This is why we aimed our letters at the many comrades honestly pleased to be part of new attempts at building communist unity, rather than ignoring them as confirmed opportunists. Others would dwell on the full spectrum of their differences with these groups to avoid “promoting illusions” about them. Our own political differences with each of them are numerous and serious as well, and we certainly do not think that if sectarianism disappeared tomorrow, U.S. communists could suddenly become one big happy family.

But the audience that is mainly in a position to influence what these groups do is their own members and close contacts. And this audience already has its illusions. For communists critical of their unity plans to dwell on denunciations of these readers, or those whom they trust far more than they trust us, would defeat the attempt to communicate with them. We prefer to spend our time carefully explaining why they should adopt a new approach to communist unification, if they are serious about unity.[9]

Taking Up the Struggle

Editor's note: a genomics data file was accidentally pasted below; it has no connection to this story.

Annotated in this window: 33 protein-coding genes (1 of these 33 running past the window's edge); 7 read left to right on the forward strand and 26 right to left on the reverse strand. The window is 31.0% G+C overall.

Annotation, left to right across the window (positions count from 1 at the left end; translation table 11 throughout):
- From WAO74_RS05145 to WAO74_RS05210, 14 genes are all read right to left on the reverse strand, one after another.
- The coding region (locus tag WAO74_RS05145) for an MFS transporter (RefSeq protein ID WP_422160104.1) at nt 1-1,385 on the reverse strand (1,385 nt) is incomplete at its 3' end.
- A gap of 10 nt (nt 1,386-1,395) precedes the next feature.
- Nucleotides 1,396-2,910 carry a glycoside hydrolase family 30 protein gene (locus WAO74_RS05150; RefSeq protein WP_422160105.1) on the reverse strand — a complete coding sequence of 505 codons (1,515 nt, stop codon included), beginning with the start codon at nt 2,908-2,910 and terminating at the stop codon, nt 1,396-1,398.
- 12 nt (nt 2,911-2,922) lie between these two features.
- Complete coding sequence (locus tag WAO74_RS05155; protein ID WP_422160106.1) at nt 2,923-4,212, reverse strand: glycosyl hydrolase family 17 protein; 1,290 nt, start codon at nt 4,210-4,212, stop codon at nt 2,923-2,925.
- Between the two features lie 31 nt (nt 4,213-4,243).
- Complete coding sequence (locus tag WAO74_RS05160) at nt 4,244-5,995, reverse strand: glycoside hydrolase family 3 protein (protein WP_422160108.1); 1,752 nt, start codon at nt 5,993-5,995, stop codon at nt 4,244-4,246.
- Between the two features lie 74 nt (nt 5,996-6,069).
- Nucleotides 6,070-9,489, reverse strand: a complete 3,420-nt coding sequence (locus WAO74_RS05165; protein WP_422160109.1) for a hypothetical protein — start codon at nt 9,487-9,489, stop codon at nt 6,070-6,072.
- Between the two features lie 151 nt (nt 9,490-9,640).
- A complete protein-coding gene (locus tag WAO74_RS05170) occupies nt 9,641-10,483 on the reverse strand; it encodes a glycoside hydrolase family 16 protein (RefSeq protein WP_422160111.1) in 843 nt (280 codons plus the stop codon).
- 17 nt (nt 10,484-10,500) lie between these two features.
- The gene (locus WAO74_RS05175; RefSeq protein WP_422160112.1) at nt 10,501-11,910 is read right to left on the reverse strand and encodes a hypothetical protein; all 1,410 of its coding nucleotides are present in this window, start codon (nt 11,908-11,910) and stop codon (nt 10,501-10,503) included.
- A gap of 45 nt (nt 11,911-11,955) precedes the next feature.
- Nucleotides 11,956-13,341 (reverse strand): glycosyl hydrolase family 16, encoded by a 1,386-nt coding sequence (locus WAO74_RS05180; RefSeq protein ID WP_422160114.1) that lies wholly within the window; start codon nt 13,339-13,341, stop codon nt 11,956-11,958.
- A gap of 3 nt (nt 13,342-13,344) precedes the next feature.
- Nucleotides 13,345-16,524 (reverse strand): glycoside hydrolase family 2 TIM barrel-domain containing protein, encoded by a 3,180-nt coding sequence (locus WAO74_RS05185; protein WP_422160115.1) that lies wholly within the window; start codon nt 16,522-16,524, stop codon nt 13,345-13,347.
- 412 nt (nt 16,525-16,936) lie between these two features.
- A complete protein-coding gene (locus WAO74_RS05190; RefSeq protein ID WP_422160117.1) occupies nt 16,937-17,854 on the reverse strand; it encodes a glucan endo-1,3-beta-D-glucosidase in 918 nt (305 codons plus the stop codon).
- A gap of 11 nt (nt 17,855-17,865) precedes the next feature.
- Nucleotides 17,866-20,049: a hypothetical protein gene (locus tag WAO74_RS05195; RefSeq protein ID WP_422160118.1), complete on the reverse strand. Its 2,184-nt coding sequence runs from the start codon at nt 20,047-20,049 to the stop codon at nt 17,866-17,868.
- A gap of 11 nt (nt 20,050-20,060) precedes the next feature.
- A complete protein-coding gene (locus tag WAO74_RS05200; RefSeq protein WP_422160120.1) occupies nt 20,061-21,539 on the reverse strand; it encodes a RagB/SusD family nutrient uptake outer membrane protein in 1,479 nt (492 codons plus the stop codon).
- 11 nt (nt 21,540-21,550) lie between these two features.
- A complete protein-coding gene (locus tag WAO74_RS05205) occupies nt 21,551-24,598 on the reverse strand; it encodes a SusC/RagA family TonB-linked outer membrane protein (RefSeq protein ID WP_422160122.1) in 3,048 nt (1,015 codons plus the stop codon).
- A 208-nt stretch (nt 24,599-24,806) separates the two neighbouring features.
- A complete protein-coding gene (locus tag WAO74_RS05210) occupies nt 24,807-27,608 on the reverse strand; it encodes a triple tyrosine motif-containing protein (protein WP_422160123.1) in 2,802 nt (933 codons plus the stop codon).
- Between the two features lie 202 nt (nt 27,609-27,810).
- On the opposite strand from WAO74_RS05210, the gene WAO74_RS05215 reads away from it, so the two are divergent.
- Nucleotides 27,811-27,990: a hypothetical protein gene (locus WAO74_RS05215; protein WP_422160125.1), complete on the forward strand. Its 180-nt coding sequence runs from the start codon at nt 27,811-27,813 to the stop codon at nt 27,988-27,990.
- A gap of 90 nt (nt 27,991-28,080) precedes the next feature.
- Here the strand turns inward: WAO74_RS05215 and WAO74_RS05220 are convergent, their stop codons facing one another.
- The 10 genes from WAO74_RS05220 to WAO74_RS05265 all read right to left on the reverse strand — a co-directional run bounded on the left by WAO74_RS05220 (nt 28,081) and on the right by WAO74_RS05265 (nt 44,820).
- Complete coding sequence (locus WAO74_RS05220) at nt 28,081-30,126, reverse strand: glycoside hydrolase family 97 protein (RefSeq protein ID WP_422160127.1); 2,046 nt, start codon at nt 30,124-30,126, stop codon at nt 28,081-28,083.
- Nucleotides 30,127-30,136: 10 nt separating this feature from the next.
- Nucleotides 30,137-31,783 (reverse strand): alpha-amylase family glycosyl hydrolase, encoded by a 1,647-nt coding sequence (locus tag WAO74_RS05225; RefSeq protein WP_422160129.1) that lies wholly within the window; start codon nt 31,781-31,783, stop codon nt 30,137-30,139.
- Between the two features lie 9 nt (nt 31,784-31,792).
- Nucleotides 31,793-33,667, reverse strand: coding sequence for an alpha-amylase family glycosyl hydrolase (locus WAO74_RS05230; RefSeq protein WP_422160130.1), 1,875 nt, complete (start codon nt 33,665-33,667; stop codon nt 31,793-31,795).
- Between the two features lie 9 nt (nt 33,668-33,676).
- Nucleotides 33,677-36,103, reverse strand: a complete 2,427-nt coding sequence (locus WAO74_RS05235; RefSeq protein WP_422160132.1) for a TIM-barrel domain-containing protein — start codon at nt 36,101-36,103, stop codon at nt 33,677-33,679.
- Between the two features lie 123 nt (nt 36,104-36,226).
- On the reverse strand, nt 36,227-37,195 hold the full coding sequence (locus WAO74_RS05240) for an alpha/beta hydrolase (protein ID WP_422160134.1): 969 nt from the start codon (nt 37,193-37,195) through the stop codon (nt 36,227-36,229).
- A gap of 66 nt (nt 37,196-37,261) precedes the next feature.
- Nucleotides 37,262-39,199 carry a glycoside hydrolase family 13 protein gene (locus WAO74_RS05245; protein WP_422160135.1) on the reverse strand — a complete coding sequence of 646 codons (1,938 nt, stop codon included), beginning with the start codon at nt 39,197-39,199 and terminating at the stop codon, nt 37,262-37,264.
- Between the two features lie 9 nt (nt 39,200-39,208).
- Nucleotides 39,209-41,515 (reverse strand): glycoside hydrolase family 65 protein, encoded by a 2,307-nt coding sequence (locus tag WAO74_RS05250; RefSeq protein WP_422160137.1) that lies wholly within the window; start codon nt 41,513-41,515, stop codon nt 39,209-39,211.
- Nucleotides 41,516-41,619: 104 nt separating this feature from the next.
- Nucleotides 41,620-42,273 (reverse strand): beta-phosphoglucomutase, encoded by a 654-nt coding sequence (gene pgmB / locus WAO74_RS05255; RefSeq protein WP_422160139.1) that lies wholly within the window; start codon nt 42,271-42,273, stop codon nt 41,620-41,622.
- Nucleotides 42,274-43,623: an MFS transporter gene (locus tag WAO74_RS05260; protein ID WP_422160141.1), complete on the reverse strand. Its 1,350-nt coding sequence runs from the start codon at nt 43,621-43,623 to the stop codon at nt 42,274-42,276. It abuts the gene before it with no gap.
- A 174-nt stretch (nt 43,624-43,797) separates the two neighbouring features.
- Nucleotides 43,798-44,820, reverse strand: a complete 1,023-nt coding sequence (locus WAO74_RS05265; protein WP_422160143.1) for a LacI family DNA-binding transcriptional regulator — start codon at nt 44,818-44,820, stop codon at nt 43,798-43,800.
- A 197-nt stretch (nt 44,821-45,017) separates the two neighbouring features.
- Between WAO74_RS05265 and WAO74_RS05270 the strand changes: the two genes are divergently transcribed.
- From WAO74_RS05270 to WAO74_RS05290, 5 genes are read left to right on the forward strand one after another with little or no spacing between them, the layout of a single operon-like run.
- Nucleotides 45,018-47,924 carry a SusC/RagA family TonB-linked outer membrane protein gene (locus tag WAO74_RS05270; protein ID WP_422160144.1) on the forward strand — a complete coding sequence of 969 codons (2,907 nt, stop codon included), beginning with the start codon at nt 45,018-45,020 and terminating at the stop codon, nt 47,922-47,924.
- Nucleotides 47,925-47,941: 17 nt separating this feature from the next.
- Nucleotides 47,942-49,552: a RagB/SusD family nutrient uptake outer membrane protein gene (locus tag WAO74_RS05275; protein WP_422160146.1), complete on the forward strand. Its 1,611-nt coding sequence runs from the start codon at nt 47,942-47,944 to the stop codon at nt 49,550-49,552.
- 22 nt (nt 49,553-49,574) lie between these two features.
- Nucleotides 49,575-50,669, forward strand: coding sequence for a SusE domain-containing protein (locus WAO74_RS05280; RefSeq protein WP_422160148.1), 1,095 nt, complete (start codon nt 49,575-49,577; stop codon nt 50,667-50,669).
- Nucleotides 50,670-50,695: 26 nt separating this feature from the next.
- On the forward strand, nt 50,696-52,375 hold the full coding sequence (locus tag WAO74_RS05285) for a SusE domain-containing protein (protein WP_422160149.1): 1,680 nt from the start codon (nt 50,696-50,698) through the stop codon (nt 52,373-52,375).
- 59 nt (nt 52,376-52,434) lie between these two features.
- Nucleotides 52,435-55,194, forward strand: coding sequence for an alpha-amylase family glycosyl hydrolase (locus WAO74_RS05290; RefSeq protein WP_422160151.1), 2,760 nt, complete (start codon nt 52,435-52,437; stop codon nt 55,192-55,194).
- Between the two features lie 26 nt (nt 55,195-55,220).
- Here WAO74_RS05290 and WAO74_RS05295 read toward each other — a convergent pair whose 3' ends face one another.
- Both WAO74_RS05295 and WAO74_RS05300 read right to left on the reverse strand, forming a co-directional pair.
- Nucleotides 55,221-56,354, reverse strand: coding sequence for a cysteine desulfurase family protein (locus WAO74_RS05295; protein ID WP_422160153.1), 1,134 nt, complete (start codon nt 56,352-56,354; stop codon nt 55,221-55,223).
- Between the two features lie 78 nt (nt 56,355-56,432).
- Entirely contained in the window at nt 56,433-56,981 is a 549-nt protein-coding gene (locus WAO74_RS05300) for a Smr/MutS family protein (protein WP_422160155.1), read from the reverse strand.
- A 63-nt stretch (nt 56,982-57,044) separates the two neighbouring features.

We have a pressing practical reason for addressing these last remarks to comrades who, like the League for Proletarian Revolution, would only ignore or denounce “another sham call for unity” by the CPML, or the MLOC’s party-building plan. For those who can see the fundamental weaknesses of these unity proposals are the only ones who can conduct the struggle with rank-and-file comrades in and close to the initiating organizations. If the reader of this pamphlet agrees, in the main, with our critique of these plans, it is your duty to approach comrades with whom you are in common practice, who support one of the unity proposals, give each a copy of this pamphlet, and say, “Comrade, here is something I think you should read. You and I have major differences, and I don’t agree with every word in the pamphlet either. But it raises some questions I really think you should be thinking about if you want to work for communist unity. Read it and then let’s discuss it.”